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Recording Details
Flahooley

catalog no: ZDM-0777-7-64 764-2-1
This is the compact disc reissue of the Broadway musical soundtrack recording.  Originally released in 1951 as a 6 disk 78 rpm set and a 4 disk boxed EP set with the 12" LP following around 1955.  It disappeared until a 1977 LP reissue and disappeared again until 1993 when this compact disc, paired with a cassette version were released.

A review is available. This item or the material it contains is available in the Shopping area of this site. A copy exists in the Archives in case there are specific questions about it. The Tiki logo is not on the actual artwork.

Angel-Broadway-Classics - Monophonic - 1993 United States   Compact Disc

Historical notes
Liner Notes
(Excerpted)

By 1951, Yma Sumac, born in a village in the Andes Mountains of Peru, had parlayed her voice, which was said to rise from low contralto to A above high C, into appearances on radio and in concert, as well as fast-selling Capitol Records novelty LP called "Voice of the Xtabay."  With no previous acting experience, she was hired to play an Arabian princess in Flahooley, but it was her husband-coach-accompanist Moisés Vivanco rather than Harburg and Fain who created the numbers (they can hardly be called "songs") that she performed in the show. Sumac's Playbill biography stated that "the Peruvian government attesting to her direct descendency from the last of the Inca Kings.  By the time she was eight, she was the favorite ritual singer on the sun-worshipping mountain Indians."  Yet rumors persisted that she was actually Brooklyn-born Amy Camus (Yma Sumac spelled backwards).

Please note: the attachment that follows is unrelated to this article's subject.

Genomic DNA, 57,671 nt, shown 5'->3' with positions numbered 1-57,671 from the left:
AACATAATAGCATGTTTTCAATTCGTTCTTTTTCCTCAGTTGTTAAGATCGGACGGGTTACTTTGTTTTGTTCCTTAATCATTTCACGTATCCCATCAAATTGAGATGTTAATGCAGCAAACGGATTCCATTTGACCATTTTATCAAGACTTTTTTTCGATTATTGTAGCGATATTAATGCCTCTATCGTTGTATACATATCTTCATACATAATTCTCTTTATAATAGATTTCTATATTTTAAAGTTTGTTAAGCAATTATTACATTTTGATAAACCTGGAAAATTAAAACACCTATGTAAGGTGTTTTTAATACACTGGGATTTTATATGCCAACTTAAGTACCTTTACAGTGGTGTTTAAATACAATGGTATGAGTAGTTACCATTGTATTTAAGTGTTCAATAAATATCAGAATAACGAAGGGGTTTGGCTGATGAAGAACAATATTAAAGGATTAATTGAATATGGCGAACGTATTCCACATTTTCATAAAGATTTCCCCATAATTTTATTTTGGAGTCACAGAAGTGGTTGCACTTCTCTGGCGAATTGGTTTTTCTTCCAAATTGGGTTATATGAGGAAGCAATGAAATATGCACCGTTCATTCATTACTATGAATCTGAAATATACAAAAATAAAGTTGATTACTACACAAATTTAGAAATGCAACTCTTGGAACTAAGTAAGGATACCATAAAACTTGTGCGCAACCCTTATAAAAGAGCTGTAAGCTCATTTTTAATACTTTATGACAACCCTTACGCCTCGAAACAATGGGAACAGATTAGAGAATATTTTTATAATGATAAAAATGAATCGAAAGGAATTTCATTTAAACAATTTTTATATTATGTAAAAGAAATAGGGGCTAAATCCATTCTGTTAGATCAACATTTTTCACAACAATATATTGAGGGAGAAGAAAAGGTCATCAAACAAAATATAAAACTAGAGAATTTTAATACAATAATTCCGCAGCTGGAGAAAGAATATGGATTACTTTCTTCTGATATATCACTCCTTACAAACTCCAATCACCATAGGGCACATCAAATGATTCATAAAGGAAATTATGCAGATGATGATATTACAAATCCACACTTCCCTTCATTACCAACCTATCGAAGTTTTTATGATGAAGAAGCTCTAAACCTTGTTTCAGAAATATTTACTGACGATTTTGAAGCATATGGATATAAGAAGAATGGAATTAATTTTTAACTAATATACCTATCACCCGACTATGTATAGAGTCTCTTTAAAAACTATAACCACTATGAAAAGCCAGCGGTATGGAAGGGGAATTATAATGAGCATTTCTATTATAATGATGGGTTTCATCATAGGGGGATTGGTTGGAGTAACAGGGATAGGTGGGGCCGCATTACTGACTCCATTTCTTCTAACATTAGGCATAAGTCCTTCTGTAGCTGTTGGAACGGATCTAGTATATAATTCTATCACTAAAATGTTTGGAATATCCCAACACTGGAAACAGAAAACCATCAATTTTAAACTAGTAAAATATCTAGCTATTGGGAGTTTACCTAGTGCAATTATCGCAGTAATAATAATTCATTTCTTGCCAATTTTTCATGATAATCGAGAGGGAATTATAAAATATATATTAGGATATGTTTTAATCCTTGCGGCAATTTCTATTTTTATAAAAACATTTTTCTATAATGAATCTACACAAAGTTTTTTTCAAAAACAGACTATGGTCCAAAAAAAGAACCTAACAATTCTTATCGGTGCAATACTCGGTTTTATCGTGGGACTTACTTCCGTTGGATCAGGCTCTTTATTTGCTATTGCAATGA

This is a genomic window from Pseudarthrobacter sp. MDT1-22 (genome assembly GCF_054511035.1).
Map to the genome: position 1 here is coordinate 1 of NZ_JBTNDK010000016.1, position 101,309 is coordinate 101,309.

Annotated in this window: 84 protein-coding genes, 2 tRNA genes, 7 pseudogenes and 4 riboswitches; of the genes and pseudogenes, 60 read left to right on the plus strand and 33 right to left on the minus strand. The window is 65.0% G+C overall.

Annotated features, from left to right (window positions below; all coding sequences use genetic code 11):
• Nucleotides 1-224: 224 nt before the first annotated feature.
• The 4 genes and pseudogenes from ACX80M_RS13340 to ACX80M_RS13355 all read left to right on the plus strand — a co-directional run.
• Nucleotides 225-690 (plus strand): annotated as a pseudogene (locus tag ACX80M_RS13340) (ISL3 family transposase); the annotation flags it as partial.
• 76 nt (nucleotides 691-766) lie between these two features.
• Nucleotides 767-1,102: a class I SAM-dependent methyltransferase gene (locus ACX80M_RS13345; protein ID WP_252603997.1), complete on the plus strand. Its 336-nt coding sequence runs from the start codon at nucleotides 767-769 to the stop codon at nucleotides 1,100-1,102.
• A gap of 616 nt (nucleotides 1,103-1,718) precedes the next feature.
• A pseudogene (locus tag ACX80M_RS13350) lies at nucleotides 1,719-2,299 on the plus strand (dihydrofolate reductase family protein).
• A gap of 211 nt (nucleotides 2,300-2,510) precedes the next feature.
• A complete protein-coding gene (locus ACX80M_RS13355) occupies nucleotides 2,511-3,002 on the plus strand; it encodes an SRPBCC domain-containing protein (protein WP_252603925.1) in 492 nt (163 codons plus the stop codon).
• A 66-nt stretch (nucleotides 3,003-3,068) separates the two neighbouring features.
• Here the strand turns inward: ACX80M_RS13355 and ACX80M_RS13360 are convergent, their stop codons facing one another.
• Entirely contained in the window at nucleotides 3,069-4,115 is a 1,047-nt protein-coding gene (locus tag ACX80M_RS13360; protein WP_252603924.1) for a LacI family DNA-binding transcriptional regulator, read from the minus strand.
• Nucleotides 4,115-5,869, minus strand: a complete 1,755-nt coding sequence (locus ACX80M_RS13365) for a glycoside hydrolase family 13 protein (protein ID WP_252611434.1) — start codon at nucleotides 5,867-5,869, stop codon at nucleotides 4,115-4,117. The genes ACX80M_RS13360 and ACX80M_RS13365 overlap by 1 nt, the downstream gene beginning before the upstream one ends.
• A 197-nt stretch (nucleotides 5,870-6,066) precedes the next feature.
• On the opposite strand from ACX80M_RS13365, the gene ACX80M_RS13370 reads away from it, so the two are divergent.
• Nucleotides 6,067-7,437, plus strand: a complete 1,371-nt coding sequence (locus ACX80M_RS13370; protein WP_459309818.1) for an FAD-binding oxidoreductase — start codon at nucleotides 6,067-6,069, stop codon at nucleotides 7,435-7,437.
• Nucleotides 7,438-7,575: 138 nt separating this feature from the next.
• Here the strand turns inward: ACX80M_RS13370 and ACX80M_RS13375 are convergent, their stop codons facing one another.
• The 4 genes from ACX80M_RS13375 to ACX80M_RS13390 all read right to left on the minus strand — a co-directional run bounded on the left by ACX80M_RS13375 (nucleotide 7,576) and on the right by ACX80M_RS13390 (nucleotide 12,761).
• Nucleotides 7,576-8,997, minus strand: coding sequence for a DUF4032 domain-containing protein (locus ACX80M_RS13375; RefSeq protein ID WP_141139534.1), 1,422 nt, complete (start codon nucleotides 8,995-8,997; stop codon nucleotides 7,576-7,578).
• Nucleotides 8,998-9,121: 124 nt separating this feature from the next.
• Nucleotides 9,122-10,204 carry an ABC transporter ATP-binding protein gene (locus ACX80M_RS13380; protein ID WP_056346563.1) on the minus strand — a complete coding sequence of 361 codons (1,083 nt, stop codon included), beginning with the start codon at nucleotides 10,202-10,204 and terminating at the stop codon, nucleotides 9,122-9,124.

Sumac got most of the publicity, but the show's actual leading lady was a young singer [Barbara Cook] making her first stage appearance. . . .

Barbara Cook on Yma Sumac

"I remember standing in the wings every night waiting to make an entrance during one of her numbers.  While there was a vamp underneath, she did this slide up, went as high as she could go, then did a glissando down.  Maurice [Musical Director Maurice Levine] and I couldn't believe how she actually worked in two notes an octave apart.  We thought, 'What has she got in there instead of vocal cords?'"

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